Two festivals are held on January 7—" the day of the seven greens" (nanakusa no hi)— at Ikukunitama Shrine in Tennōji Ward, Osaka. These are the wakabasai (festival of new leaves) in which seven varieties of young greens are eaten to prevent all illnesses, and the uzue matsuri, in which uzue staffs are offered to the kami for protection from demons.
- source : Kokugakuin

about the shrine

Gabi Greve - Darumapedia said...

Usagi pounding rice with moon background
clay doll from Yamagata Folk Art
- 山形県 

Gabi Greve said...

Yokai Katsura otoko 桂男
katsura (Cercidiphyllum japonicum) man, vampire

Katsura otoko is an incomparably beautiful man who lives in the face of the moon. He appears on moonlit nights as gazes back down at those who gaze up at him. His beauty is said to be so enchanting that those who gaze at him find it difficult to turn away, even to their own peril.

Gabi Greve said...

Larry Bole wrote (facebook)
Buson wrote two haiku that allude to the 'rabbit in the moon'. The first one is very indirect:
meigetsu ya usagi no wataru Suwa no umi

the harvest moon--
rabbits go scampering
across Lake Suwa

--Buson, trans. Makoto Ueda.
Ueda attributes this haiku to the year 1771, and says about it: "Located among the mountains in the northwest of Mount Fuji, Lake Suwa freezes over in wintertime, and it has been said that foxes are always the first to run across the snow-covered surface of the lake to establish a path to the other shore. But this is still autumn, and the waves in the lake, glittering silver in the bright moonlight, look to the poet like white rabbits running across it. Could they be the legendary rabbits living on the moon? There is something mythical about the scene."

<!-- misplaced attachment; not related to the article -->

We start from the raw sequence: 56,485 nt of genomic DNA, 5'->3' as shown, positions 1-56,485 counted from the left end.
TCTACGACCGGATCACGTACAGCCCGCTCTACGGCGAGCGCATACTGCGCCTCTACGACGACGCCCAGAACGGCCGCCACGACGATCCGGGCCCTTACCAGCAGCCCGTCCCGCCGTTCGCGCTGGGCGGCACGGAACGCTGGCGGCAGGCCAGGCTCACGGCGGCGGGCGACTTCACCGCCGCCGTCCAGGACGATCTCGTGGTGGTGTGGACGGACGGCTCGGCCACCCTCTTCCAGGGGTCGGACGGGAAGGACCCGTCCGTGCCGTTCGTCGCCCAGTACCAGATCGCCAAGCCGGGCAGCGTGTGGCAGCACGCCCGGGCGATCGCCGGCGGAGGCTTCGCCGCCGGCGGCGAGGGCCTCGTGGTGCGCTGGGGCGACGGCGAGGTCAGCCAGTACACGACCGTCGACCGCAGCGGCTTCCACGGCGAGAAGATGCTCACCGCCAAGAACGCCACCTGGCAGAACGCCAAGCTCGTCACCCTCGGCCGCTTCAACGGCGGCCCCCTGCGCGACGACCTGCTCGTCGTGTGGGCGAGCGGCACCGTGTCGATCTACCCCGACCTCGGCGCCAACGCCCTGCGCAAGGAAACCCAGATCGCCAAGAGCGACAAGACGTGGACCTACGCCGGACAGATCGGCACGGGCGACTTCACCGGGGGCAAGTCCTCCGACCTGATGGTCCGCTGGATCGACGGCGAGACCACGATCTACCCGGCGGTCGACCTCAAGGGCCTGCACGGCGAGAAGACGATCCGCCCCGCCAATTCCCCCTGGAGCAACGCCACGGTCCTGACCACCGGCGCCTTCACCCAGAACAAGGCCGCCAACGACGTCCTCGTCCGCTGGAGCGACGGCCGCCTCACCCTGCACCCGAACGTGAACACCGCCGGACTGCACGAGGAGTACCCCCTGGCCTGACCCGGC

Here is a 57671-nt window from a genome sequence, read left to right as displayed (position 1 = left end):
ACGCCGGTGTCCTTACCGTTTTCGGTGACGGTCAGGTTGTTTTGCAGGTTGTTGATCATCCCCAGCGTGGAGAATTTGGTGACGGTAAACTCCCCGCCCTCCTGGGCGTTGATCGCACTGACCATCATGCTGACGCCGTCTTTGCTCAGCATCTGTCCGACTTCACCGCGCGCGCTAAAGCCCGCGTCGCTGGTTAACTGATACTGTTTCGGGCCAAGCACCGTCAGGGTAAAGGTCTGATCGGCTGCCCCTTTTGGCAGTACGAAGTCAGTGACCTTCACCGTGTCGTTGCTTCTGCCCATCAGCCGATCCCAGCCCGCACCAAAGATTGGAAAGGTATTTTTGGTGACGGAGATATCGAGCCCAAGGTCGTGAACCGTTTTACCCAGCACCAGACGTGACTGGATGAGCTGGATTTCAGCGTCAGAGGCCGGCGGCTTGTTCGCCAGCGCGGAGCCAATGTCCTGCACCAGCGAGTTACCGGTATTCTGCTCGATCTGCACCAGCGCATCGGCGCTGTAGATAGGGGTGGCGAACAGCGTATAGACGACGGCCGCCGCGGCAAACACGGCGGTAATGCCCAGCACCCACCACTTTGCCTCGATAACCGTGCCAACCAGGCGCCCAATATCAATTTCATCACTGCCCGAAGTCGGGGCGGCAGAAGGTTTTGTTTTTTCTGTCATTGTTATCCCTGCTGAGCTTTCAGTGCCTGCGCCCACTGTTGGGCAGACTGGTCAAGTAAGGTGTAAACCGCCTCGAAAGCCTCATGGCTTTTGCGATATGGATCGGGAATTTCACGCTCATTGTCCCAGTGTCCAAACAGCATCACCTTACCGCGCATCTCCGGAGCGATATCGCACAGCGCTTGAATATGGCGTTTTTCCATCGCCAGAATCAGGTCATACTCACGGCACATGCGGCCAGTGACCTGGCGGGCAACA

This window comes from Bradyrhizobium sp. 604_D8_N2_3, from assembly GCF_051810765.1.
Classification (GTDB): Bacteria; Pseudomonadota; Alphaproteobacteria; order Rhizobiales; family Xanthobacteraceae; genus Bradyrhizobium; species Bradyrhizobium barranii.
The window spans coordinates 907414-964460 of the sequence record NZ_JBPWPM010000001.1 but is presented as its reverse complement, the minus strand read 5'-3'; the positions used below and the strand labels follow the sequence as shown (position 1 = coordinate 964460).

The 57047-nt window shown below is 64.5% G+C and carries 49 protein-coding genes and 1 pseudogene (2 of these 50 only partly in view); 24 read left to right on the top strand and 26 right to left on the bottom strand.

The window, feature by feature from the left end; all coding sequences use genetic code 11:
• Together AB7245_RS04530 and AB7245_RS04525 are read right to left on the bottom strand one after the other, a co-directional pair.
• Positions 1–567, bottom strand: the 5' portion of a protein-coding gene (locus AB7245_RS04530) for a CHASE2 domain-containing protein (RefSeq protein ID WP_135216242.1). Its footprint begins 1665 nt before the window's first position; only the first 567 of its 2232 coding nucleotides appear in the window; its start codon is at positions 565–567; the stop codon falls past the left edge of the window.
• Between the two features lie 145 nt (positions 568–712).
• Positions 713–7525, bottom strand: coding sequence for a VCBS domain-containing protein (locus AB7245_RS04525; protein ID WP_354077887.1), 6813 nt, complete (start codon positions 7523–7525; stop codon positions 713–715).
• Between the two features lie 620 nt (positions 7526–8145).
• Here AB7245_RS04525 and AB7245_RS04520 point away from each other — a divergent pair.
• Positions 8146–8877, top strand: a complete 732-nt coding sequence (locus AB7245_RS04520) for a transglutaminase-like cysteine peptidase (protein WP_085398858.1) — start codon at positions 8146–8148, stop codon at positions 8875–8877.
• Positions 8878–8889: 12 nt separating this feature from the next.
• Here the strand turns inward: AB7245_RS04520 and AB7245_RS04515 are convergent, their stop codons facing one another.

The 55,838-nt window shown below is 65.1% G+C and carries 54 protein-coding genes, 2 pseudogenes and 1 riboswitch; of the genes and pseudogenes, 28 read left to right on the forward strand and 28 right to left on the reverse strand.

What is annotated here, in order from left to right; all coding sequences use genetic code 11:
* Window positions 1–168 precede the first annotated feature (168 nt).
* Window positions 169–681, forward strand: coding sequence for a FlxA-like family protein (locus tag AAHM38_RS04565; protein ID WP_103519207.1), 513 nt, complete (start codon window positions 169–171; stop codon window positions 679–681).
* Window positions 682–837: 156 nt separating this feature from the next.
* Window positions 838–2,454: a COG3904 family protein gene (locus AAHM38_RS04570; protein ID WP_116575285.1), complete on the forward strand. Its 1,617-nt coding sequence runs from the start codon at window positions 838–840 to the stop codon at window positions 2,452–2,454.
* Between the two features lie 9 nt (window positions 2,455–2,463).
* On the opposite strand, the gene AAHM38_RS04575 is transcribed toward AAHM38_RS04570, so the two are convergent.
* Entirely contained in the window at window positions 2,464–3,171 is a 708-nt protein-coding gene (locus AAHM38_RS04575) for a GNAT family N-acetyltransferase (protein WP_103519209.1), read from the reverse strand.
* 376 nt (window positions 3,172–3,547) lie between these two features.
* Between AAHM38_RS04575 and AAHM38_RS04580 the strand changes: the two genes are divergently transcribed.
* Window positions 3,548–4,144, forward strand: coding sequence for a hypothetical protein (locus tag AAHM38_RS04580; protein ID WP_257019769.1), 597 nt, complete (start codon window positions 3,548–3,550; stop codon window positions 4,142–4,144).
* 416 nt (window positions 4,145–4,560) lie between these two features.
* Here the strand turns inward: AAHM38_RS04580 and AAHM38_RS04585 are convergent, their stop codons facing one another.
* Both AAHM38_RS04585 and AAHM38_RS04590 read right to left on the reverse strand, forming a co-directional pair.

(from "The Path of Flowering Thorn: The Life and Poetry of Yosa Buson," by Makoto Ueda, pp. 65 - 66)
Photo of this haiku is here

Gabi Greve said...

Larry Bole wrote (facebook):
The other poem by Buson:

suzushisa ni mugi o tsuku yo no Uehi kana

in the cool
a moonlit night of pounding barley
oh, Uehi--

-- Buson, trans. Cheryl Crowley,
from her book, "Haikai Poet Yosa Buson and the Basho Revival" (pp. 68 - 69) Crowley points out that "Uhei" is the name of an elderly temple custodian, who has put off the sweaty work of pounding barley until the cool night. But Buson writes the name with the character for 'rabbit', "which sets off another chain of associations." Here is a link to the online 'google' book. If it doesn't work, maybe I will type out the whole passage. Crowley places the poem around 1741.